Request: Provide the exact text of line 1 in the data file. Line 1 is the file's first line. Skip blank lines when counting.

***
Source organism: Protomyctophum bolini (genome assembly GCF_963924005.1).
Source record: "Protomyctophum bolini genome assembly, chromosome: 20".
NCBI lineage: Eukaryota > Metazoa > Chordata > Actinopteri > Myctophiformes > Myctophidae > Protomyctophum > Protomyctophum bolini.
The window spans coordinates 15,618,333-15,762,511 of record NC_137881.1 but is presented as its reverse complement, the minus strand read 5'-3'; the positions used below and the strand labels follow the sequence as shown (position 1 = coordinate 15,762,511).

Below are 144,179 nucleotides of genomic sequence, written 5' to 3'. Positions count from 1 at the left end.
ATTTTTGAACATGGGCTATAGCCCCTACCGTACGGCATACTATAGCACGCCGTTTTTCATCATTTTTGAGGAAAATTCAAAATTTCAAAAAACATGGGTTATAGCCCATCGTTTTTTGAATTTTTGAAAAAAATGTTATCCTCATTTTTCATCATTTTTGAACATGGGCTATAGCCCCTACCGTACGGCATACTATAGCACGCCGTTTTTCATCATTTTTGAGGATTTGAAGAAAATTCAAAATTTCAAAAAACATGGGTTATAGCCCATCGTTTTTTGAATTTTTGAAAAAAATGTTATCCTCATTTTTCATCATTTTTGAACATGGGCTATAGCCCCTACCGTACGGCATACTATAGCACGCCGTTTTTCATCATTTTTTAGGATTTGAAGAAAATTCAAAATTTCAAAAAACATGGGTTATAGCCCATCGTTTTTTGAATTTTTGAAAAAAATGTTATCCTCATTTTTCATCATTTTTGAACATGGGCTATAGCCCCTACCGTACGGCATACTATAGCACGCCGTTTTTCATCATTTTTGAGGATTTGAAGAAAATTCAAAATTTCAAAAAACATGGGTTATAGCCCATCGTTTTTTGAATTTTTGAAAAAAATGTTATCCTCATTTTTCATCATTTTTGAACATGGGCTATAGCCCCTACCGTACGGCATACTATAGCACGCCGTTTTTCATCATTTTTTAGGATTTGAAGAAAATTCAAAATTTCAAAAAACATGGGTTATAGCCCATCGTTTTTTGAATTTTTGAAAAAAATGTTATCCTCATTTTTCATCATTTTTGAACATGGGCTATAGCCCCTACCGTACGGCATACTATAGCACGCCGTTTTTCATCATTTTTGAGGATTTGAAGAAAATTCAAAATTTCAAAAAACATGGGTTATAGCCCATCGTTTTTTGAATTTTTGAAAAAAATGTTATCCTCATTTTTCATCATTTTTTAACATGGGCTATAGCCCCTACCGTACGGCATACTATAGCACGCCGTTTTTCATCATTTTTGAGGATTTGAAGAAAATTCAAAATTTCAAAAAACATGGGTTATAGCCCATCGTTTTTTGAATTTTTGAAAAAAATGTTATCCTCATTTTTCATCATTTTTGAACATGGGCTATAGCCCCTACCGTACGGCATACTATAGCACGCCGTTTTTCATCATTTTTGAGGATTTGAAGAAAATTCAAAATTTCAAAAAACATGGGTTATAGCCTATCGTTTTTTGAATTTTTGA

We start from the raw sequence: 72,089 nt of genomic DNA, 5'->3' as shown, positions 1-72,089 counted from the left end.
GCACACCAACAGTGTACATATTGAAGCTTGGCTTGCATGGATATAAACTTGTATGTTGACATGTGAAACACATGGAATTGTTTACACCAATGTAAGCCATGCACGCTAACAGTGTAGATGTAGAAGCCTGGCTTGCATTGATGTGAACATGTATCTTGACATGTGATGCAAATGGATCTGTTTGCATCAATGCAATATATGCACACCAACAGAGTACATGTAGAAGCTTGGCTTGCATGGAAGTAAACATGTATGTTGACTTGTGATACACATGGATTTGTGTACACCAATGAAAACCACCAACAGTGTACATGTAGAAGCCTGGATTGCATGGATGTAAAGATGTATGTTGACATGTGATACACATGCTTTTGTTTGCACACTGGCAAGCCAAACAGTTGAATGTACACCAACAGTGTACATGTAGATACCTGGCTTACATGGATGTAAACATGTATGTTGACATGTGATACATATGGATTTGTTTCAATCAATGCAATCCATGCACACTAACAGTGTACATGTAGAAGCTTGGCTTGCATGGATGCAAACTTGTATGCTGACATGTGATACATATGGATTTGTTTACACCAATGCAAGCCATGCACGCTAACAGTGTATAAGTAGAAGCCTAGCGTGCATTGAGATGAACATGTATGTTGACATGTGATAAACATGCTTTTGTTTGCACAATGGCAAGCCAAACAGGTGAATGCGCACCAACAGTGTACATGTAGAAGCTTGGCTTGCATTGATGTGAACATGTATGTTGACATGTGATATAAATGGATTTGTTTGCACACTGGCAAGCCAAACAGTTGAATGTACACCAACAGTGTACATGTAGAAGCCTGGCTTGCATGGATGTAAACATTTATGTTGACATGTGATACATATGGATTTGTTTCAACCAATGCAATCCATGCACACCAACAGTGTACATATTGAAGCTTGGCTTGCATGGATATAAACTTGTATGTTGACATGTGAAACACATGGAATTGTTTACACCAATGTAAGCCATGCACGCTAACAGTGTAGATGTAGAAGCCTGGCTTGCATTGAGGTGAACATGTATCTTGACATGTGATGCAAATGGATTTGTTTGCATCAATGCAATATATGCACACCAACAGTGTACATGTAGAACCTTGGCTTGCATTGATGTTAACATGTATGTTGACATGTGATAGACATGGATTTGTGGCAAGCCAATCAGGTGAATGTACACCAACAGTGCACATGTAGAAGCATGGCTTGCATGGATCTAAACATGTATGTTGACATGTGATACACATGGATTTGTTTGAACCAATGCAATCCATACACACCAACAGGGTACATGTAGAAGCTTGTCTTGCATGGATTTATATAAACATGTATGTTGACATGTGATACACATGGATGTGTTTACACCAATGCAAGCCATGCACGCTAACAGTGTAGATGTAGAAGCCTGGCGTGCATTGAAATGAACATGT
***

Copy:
Source organism: Protomyctophum bolini (genome assembly GCF_963924005.1).